Massey College is facing considerable backlash after it announced Margaret Wente as an incoming member of the Quadrangle Society this week. Three faculty members have also resigned from their senior fellowships at the college in response to the decision.

Wente, previously a columnist for the Globe and Mail, has long faced criticisms for plagiarism, promoting pseudo-scientific claims about race, and transphobia.

Massey College is a graduate residence that is affiliated with, but operates independently from, U of T. Members of the Quadrangle Society are expected to “retain an appreciation and respect for academic pursuit” and use their expertise to help the Massey College community.

Alissa Trotz’s resignation as senior fellow, Governing Board member 

Alissa Trotz, who is the director of the Women & Gender Studies Institute and former director of the Caribbean Studies Program at New College, was the first to resign from her positions at Massey College, which includes her senior fellowship in addition to those she holds at Massey College’s Governing Board and the Governance and Nominating Committee.

In her letter of resignation, she wrote that “Margaret Wente is someone who has demonstrated consistent and outright hostility to questions of equity, women and gender studies and anti-racism.”

While recognizing that, as part of the Governing Board, she “must take some responsibility” for her own oversight in relation to Wente’s nomination coming to fruition, Trotz raised questions about the “deeply unequal and non-transparent mechanisms of selection” and the nature of due diligence by which Wente’s nomination materialized in the first place. 

She further reflected on the prioritization of excellence over equity concerns in determining membership at the college. “I actually don’t know that anyone else would have raised any questions about her candidacy unless I had,” wrote Trotz, expressing tiredness for “the loneliness, of feeling as if the few of us have to shoulder this work.” Trotz was the only Black member of the college’s Governing Board. 

Petition calling for rescission, further resignations

A petition addressed to Massey College’s principal, Nathalie Des Rosiers, has been circulated, asking the college to rescind the appointment. At the time of publication, the petition had over 1,800 signatures from students, faculty, and alumni. The petition, which criticizes Wente for “[publishing] racist pseudoscience,” notes that if Wente’s appointment is not rescinded, it “will make the College a less safe place” for Black, Indigenous, and other racialized communities at the college. 

“In the same week where Massey College made a public commitment to addressing Anti-Black racism and held a talk on Anti-Black racism, we feel it is greatly disappointing that Governing Board did not back up these words with their actions,” the petition further reads.

Following Trotz’s resignation, Rick Halpern, a history professor, resigned as senior follow at the college, calling the appointment of Wente “despicable,” and echoed Trotz’s concerns surrounding Wente’s nomination in the first place.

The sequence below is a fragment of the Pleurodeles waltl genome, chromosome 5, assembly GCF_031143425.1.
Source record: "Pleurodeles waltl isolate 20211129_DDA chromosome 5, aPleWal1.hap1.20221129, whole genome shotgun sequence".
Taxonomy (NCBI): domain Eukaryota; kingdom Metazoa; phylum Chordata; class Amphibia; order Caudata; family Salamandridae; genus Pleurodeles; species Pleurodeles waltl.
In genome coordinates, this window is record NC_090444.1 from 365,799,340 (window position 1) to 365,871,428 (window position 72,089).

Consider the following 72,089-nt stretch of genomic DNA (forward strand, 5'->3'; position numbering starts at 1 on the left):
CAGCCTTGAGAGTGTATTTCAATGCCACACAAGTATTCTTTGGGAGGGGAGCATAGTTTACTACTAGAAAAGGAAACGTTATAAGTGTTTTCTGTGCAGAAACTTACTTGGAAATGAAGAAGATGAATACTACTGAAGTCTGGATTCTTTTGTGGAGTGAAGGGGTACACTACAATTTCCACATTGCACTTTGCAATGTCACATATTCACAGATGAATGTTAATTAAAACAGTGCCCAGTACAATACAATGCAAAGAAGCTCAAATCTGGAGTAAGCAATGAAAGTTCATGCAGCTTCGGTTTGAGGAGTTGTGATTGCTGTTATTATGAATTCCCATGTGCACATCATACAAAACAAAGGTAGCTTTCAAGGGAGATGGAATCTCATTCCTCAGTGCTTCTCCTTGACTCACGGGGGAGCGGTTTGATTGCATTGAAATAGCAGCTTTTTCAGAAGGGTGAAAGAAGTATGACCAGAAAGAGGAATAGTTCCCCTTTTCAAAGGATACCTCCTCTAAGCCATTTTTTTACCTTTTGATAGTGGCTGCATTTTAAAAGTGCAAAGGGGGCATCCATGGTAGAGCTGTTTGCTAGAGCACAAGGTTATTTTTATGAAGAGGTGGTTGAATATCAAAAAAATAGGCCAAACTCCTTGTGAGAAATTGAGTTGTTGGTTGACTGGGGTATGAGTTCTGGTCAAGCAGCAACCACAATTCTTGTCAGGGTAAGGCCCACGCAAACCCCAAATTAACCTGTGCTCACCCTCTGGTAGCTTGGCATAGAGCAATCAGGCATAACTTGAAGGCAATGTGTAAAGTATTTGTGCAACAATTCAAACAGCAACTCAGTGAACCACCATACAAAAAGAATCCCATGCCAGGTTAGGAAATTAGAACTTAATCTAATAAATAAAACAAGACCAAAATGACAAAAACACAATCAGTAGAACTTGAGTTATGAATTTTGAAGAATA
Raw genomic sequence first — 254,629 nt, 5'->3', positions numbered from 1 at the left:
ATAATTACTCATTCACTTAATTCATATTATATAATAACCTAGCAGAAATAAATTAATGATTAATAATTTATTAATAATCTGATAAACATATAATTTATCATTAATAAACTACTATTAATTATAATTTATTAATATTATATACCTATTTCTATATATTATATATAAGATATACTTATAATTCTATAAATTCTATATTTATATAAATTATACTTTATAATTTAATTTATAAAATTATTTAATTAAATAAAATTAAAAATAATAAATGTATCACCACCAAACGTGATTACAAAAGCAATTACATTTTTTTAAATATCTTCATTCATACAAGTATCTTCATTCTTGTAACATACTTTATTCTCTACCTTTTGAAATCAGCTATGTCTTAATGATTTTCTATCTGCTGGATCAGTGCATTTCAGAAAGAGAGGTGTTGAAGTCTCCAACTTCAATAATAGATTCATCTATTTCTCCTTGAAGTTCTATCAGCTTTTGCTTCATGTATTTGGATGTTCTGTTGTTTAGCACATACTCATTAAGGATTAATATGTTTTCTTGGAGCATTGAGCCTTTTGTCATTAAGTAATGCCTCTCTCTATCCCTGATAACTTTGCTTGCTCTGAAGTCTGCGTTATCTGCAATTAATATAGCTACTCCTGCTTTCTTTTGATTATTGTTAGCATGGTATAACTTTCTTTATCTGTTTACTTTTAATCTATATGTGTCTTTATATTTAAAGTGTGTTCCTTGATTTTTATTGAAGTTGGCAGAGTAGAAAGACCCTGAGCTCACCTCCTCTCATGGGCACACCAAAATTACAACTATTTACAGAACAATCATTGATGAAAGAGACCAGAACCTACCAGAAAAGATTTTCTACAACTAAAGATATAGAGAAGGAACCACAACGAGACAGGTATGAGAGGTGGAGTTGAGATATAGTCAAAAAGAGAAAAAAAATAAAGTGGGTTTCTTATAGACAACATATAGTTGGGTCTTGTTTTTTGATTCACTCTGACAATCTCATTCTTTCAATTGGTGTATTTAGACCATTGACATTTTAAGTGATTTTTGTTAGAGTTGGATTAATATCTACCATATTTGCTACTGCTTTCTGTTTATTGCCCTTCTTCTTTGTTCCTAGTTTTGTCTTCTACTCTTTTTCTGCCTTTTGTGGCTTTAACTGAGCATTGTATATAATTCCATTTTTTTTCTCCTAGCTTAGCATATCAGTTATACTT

In an interview with The Varsity, Halpern elaborated that he resigned from his position as a senior fellow to “send as strong a message as possible.” He identified Wente’s record of plagiarism and the accusations of racism and anti-feminism in her writing as reasons for his resignation, in particular calling out a piece she wrote which he described as an “attack on trans people.” 

George J. Sefa Dei, a professor of social justice at the Ontario Institute for Studies in Education, also resigned from his membership at the college, writing that Wente’s appointment made him “rethink [his] membership,” and claiming that the appointment of Wente “goes against Massey College’s public commitment to addressing anti-Black racism.”

According to the CBC, Des Rosiers said that the appointment of Wente has now come under review because of “new information” that the nomination committee members did not have before. Des Rosiers also pointed to the COVID-19 crisis as possibly having added difficulties to the candidate review process this past spring.

Recent history of racism at Massey College

This is not the first time that Massey College has faced racism-related controversy. In 2017, a senior fellow at the college, Michael Marrus, resigned after making a racist comment toward a Black junior fellow, leading the college to remove the title of “Master” and change it to “Principal.”

More recently, other accusations of racism at Massey College have surfaced, such as a tweet from U of T PhD student and former junior fellow Carlie H. Manners where she wrote that she has experienced anti-Black racism at the college, “from explicit actions to micro-aggressions.”

The Varsity has reached out to Massey College and Margaret Wente for comment.

Editor’s Note (June 19): This article has been updated to add context for the recent history of racism at the college; to correct the number of signatories on the petition; to correct that the new title for Massey College head was “Principal,” not “Head of College;” and to correct that Trotz is no longer the director of the Caribbean studies program.

Editor’s Note (June 20, 4:15 pm): This article has been updated to include comment from Des Rosiers. 

Editor’s Note (June 23, 4:51 pm): This article has been updated to include comment from Halpern and accusations of transphobia toward Wente.

Editor’s Note (August 27, 8:33 pm): This article has been corrected to remove claims that Wente was appointed as a senior fellow at Massey College. The Varsity has learned that Wente was only appointed as a member of the Quadrangle Society.